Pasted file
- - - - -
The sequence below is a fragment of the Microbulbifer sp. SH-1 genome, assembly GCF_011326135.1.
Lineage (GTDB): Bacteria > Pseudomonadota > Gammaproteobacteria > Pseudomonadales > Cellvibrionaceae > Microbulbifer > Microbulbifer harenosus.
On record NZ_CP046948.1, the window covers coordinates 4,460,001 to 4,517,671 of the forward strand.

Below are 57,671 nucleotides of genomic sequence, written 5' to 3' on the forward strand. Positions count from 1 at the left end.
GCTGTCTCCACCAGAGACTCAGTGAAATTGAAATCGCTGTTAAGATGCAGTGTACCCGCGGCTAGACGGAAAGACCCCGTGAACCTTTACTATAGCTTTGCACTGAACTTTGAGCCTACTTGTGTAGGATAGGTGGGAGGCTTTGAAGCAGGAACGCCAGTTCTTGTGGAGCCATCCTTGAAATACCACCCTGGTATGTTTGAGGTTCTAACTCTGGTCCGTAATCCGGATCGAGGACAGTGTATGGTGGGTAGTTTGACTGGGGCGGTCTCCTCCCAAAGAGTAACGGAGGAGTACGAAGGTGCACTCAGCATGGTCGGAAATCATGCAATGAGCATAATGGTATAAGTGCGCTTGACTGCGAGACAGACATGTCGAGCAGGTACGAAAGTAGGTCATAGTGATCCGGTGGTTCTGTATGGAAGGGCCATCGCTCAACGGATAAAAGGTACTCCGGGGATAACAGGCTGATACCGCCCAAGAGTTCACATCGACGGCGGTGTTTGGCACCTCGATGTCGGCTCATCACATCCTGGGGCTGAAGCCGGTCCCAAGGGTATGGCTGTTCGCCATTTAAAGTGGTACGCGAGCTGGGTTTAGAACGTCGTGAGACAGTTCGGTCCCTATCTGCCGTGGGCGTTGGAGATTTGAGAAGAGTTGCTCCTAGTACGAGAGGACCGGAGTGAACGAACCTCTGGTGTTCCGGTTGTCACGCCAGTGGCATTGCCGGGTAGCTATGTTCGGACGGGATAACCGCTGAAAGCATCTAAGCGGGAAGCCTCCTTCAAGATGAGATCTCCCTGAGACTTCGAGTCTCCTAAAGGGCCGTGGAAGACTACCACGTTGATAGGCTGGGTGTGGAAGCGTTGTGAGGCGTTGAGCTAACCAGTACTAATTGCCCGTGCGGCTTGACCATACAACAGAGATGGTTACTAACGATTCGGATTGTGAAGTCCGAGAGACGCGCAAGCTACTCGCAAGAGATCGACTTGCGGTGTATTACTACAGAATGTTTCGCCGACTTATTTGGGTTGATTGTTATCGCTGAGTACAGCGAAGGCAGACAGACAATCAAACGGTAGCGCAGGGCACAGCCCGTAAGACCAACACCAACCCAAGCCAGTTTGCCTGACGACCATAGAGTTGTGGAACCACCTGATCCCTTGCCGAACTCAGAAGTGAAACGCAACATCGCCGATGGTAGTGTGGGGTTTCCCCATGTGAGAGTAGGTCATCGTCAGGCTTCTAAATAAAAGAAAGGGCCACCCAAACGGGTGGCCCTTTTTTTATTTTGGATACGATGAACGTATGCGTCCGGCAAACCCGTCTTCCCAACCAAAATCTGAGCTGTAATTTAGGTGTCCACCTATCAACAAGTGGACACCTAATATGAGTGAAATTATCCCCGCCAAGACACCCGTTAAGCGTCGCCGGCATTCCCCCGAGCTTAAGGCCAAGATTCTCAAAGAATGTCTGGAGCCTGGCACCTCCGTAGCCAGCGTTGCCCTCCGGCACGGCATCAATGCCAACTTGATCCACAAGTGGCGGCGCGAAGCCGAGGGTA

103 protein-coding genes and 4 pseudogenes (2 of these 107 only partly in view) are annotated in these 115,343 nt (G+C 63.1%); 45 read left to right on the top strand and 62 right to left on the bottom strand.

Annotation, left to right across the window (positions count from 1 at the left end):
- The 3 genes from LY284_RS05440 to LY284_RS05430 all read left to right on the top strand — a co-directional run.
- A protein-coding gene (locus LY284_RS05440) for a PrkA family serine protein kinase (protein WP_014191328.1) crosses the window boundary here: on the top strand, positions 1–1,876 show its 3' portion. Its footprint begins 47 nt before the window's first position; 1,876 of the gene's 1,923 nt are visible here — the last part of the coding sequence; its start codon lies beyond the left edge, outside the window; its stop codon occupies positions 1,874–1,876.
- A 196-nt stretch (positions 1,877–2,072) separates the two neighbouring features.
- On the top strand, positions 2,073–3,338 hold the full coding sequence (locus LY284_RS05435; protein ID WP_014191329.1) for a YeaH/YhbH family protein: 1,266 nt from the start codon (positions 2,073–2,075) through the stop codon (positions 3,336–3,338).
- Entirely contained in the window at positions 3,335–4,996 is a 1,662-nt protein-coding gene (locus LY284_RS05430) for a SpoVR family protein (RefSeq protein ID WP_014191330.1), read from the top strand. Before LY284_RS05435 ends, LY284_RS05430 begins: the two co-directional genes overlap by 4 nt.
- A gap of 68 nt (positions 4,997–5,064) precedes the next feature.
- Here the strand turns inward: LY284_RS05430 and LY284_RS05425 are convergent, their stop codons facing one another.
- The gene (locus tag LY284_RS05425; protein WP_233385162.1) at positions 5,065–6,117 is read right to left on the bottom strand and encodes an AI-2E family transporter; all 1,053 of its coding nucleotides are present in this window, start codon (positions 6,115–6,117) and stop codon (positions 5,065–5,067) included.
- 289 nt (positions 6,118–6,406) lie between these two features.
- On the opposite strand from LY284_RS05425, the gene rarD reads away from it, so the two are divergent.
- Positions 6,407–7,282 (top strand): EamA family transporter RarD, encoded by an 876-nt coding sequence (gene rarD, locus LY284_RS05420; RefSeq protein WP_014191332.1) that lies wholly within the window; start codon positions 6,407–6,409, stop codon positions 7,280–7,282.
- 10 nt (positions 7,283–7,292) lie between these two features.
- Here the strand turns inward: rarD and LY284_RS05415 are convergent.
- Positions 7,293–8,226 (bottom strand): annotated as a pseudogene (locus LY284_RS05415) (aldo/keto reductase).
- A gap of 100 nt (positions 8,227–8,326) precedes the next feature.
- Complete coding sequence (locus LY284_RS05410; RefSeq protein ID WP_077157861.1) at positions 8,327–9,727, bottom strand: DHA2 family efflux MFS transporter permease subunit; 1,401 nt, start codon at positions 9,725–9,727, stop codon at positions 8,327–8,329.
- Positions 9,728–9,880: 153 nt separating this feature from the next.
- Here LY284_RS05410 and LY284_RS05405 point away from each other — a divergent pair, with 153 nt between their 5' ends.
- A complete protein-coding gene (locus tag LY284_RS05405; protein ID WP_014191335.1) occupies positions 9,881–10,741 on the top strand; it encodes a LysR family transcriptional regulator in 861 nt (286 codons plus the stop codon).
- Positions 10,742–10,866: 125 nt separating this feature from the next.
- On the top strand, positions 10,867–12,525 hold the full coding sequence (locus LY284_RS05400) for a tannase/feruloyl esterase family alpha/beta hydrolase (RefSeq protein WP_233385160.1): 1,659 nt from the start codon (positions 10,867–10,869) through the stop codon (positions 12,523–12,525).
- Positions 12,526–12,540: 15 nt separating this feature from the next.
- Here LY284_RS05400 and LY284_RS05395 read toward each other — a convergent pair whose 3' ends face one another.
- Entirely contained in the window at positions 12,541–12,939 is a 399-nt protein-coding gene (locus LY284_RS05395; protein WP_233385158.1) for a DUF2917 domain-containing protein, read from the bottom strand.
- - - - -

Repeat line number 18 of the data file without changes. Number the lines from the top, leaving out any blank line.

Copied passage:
- Positions 6,407–7,282 (top strand): EamA family transporter RarD, encoded by an 876-nt coding sequence (gene rarD, locus LY284_RS05420; RefSeq protein WP_014191332.1) that lies wholly within the window; start codon positions 6,407–6,409, stop codon positions 7,280–7,282.